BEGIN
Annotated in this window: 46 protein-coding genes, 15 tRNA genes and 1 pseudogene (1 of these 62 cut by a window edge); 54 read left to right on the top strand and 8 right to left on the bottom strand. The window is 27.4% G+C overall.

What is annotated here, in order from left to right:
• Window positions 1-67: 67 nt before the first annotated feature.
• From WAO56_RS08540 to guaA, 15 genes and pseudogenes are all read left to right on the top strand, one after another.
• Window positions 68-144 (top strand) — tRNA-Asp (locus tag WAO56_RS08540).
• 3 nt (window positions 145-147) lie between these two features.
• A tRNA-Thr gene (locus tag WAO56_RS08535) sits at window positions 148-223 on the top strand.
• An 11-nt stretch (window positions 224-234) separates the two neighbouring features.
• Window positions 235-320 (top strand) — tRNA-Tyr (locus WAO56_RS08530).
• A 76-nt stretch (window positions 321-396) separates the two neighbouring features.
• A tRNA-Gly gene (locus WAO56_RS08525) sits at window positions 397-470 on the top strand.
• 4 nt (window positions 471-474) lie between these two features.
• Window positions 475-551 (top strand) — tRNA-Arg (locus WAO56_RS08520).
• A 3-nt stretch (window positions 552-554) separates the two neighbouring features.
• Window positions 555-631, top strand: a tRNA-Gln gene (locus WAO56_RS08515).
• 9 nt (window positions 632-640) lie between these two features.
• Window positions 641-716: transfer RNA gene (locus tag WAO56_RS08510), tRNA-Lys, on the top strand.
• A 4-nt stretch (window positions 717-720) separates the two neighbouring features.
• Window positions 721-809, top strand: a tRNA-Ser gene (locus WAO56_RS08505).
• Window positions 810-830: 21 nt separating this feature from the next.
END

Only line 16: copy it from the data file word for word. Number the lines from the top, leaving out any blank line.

• 9 nt (window positions 632-640) lie between these two features.